Chazz Palminteri Returns to 'A Bronx Tale' in Atlantic City

Chazz Palminteri returns to A.C. with 'A Bronx Tale' - AtlanticCity.com: Inside Story: "'A Bronx Tale' is a one-man show about a young man's dealings with two father figures - Sonny, a charismatic local mob boss, and Lorenzo, the narrator's own staid father. It takes place in the Bronx in the 1960s.Starring Chazz Palminteri, 'A Bronx Tale' runs through July 29 at Caesars Atlantic City's Circus Maximus Theater.

Chazz Palminteri plays 18 roles -- and is the only actor in this show. He also wrote the play, which is directed by Jerry Zaks.

"A Bronx Tale" premiered in Los Angeles about 20 years ago. It moved to New York City a few years later and ran off-Broadway for four months. Robert De Niro attended a show and expressed interest in purchasing film rights. Palminteri had conditions.

"I had to play Sonny and I had to write the screenplay. Those were my two conditions," Palminteri says. "No one would give me that. They wanted to put a star in the role and get an A-list writer from Hollywood to write it."

De Niro agreed to Palminteri's conditions, and "A Bronx Tale" was released in 1993. De Niro directed the film and starred as Lorenzo, while Palminteri played Sonny. A bevy of young Bronx natives filled out the supporting cast.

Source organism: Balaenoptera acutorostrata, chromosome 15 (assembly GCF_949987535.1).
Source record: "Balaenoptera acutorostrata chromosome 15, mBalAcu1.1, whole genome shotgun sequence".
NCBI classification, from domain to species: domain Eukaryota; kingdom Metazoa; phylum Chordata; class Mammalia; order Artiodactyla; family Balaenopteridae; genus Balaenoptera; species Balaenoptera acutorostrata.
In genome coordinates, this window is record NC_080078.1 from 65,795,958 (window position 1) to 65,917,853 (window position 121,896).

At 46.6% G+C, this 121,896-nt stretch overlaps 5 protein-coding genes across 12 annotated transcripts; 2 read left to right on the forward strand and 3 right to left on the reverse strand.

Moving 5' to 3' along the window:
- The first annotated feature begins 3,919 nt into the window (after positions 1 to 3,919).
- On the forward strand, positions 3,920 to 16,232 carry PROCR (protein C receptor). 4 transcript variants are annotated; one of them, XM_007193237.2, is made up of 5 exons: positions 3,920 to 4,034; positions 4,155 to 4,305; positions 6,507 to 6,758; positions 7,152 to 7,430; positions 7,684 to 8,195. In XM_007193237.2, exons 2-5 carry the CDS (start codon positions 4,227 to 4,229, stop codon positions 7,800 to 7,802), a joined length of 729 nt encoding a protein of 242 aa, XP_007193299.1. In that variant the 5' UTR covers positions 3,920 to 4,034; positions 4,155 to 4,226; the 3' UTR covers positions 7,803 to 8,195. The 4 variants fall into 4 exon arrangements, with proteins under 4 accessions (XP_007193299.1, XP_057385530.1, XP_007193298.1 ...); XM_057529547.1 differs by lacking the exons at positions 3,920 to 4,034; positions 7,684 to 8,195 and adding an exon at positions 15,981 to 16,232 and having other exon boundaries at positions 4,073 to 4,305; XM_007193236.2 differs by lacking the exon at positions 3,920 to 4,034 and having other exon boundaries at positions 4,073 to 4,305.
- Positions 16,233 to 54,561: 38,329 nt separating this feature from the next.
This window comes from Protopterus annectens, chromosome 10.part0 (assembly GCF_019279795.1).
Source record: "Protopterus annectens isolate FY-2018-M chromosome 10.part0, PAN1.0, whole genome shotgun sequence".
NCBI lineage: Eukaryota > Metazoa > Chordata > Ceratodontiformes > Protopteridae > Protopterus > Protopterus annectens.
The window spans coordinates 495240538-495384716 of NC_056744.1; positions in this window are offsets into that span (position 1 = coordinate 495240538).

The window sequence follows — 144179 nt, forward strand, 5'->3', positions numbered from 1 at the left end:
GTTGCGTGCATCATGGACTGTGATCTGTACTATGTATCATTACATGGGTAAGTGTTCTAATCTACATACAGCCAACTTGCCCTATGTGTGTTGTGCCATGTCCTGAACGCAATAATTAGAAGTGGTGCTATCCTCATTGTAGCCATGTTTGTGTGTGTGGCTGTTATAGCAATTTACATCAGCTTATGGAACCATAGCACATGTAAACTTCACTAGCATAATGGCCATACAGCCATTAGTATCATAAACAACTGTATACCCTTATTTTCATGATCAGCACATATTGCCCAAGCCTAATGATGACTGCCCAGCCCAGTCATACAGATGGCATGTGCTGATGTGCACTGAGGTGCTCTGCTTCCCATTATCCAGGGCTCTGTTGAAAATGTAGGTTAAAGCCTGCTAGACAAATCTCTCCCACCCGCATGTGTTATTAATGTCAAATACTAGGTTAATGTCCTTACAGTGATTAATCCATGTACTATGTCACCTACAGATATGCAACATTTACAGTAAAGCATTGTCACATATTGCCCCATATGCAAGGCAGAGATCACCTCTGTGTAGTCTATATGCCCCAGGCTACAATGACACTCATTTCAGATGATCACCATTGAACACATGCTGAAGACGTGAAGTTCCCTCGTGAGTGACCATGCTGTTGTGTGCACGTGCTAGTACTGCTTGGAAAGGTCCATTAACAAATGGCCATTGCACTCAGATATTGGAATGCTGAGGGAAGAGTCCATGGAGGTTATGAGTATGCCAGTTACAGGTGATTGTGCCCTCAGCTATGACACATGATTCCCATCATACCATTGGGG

In 2007, Palminteri revived the show on Broadway, and after a four-month run at Walter Kerr Theater, took it on the road. Since then, he's hit casinos in Las Vegas and Atlantic City, focusing on "the Harrah's properties," he says.

The play should have been a once-in-a-lifetime break for Lillo Brancato, Jr. (born March 30, 1976), a Colombian-born American actor, who got the part of Calogero Anello in Robert De Niro's 1993 directorial debut, A Bronx Tale.

Brancato also played Matthew Bevilaqua, a young mobster on The Sopranos. Somewhere along the line he developed and started nursing a strong heroin addiction that dashed any chances he had of obtaining any kind of "breakout" film role. That and a murder he was party to.

In December 2005, Brancato was charged with second-degree murder for his role in a burglary in the Bronx, New York. An off-duty police officer, Daniel Enchautegui, confronted two burglars and was killed in a shootout. Brancato was subsequently acquitted of murder, but he was convicted of first-degree attempted burglary and was sentenced to 10 years in prison. Co-defendant Steven Armento was convicted of firing the fatal shot. The two had broken into the apartment of a deceased acquaintance under the assumption there were narcotics stashed in the rental unit.

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